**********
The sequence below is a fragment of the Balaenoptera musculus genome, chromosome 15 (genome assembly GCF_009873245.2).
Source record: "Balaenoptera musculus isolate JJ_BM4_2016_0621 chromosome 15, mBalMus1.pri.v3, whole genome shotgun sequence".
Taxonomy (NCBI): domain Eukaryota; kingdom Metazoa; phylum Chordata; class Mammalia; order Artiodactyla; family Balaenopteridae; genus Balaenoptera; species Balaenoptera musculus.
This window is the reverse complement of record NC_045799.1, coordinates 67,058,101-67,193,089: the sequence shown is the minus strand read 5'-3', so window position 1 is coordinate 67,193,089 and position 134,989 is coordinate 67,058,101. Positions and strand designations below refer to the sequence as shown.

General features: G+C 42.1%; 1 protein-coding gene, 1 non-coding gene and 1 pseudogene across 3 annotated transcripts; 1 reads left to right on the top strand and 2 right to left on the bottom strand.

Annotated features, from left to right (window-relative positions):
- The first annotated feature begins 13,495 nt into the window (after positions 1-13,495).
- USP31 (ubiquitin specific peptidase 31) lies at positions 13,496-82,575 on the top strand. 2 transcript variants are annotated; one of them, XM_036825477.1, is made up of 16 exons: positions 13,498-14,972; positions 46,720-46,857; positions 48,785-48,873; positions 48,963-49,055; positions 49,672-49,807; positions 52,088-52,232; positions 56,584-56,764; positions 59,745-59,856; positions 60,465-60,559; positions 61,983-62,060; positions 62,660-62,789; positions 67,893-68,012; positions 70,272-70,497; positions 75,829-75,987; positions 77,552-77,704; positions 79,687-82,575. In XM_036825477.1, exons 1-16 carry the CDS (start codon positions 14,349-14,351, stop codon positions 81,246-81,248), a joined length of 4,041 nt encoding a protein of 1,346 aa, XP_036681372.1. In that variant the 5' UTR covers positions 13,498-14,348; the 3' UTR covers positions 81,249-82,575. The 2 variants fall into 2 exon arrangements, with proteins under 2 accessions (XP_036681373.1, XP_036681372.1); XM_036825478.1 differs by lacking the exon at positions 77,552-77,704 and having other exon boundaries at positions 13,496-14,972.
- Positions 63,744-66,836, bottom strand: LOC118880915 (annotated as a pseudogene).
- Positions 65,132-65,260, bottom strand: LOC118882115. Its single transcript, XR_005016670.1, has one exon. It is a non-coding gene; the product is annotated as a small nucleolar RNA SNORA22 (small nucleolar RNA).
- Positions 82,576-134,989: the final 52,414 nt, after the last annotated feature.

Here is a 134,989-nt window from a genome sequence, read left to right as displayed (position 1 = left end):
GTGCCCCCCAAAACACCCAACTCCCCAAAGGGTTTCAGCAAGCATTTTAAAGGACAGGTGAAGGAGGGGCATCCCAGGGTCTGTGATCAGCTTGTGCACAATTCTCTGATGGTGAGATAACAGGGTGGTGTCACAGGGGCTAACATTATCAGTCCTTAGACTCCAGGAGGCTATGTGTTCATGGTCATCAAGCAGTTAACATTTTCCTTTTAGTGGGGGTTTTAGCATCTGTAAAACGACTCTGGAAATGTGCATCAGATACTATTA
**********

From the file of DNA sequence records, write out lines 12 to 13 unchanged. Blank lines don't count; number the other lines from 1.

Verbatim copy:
Here is a 134,989-nt window from a genome sequence, read left to right as displayed (position 1 = left end):
GTGCCCCCCAAAACACCCAACTCCCCAAAGGGTTTCAGCAAGCATTTTAAAGGACAGGTGAAGGAGGGGCATCCCAGGGTCTGTGATCAGCTTGTGCACAATTCTCTGATGGTGAGATAACAGGGTGGTGTCACAGGGGCTAACATTATCAGTCCTTAGACTCCAGGAGGCTATGTGTTCATGGTCATCAAGCAGTTAACATTTTCCTTTTAGTGGGGGTTTTAGCATCTGTAAAACGACTCTGGAAATGTGCATCAGATACTATTA